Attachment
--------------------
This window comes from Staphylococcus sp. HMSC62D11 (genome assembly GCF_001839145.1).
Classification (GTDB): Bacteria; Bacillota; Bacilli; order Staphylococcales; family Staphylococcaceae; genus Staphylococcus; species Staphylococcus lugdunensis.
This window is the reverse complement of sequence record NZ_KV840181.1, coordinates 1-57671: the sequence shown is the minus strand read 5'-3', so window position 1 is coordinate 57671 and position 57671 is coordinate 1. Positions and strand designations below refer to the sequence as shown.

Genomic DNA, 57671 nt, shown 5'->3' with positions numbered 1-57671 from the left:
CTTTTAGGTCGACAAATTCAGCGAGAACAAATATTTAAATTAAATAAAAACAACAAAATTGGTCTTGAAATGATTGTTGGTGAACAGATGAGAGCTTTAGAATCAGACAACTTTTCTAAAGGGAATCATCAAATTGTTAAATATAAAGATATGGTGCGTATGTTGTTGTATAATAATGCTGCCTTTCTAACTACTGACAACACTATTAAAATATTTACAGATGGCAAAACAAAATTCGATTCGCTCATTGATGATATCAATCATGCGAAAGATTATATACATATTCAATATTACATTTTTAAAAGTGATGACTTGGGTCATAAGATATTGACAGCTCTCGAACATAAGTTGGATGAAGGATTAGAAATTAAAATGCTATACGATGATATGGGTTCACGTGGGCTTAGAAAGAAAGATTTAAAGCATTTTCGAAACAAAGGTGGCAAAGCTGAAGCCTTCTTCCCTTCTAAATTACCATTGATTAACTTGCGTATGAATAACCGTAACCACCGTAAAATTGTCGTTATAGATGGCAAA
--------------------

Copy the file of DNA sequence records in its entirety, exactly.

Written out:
This window comes from Staphylococcus sp. HMSC62D11 (genome assembly GCF_001839145.1).
Classification (GTDB): Bacteria; Bacillota; Bacilli; order Staphylococcales; family Staphylococcaceae; genus Staphylococcus; species Staphylococcus lugdunensis.
This window is the reverse complement of sequence record NZ_KV840181.1, coordinates 1-57671: the sequence shown is the minus strand read 5'-3', so window position 1 is coordinate 57671 and position 57671 is coordinate 1. Positions and strand designations below refer to the sequence as shown.

Genomic DNA, 57671 nt, shown 5'->3' with positions numbered 1-57671 from the left:
CTTTTAGGTCGACAAATTCAGCGAGAACAAATATTTAAATTAAATAAAAACAACAAAATTGGTCTTGAAATGATTGTTGGTGAACAGATGAGAGCTTTAGAATCAGACAACTTTTCTAAAGGGAATCATCAAATTGTTAAATATAAAGATATGGTGCGTATGTTGTTGTATAATAATGCTGCCTTTCTAACTACTGACAACACTATTAAAATATTTACAGATGGCAAAACAAAATTCGATTCGCTCATTGATGATATCAATCATGCGAAAGATTATATACATATTCAATATTACATTTTTAAAAGTGATGACTTGGGTCATAAGATATTGACAGCTCTCGAACATAAGTTGGATGAAGGATTAGAAATTAAAATGCTATACGATGATATGGGTTCACGTGGGCTTAGAAAGAAAGATTTAAAGCATTTTCGAAACAAAGGTGGCAAAGCTGAAGCCTTCTTCCCTTCTAAATTACCATTGATTAACTTGCGTATGAATAACCGTAACCACCGTAAAATTGTCGTTATAGATGGCAAA